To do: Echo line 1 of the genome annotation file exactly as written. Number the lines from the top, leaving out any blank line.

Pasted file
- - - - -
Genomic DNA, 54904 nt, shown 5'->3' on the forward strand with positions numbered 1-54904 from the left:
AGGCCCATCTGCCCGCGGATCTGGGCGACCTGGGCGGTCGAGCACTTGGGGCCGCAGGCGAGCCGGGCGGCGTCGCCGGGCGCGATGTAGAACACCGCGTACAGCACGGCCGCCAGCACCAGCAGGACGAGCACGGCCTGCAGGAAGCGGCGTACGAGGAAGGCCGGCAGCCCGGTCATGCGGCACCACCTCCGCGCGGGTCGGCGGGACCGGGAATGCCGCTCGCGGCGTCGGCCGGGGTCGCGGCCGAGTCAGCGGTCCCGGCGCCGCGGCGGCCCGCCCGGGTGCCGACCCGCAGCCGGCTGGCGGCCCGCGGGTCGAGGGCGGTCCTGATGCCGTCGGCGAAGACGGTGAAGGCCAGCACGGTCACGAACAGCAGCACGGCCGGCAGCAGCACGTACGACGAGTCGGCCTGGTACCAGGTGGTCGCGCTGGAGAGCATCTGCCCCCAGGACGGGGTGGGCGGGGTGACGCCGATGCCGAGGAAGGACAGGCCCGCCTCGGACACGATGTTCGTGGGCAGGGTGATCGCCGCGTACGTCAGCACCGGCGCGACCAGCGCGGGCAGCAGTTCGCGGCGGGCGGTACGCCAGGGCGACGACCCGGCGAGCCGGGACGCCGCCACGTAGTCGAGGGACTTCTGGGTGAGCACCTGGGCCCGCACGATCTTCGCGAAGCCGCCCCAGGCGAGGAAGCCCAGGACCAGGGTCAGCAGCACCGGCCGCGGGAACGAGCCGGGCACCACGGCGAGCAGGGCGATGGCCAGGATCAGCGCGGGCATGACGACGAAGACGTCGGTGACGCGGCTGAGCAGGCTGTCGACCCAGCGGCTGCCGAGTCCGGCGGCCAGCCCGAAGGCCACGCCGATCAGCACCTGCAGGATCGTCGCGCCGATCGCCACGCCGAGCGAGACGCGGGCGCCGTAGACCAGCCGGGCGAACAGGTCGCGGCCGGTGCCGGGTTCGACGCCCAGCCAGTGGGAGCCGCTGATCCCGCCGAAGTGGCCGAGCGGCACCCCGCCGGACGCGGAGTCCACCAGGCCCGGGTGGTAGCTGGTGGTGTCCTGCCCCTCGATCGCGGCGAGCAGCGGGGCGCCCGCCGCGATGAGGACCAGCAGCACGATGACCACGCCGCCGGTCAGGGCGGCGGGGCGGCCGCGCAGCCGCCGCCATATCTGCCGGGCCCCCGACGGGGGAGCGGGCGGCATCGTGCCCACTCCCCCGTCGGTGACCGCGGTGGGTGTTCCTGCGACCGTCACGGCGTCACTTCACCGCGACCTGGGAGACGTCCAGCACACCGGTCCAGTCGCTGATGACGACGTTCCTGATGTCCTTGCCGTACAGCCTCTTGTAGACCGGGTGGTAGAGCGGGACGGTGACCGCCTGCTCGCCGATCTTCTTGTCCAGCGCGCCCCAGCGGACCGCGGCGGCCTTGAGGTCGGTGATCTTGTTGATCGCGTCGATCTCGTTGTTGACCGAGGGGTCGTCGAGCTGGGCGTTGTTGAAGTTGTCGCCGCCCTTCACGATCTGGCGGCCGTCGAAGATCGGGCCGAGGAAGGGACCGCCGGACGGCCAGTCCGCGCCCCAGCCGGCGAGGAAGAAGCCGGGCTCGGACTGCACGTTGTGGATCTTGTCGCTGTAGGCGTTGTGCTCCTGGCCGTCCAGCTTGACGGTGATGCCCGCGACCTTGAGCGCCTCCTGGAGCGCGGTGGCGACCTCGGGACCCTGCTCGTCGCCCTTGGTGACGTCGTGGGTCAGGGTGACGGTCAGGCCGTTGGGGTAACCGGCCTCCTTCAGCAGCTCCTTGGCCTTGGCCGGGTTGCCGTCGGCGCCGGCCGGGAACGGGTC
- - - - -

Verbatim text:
Genomic DNA, 54904 nt, shown 5'->3' on the forward strand with positions numbered 1-54904 from the left: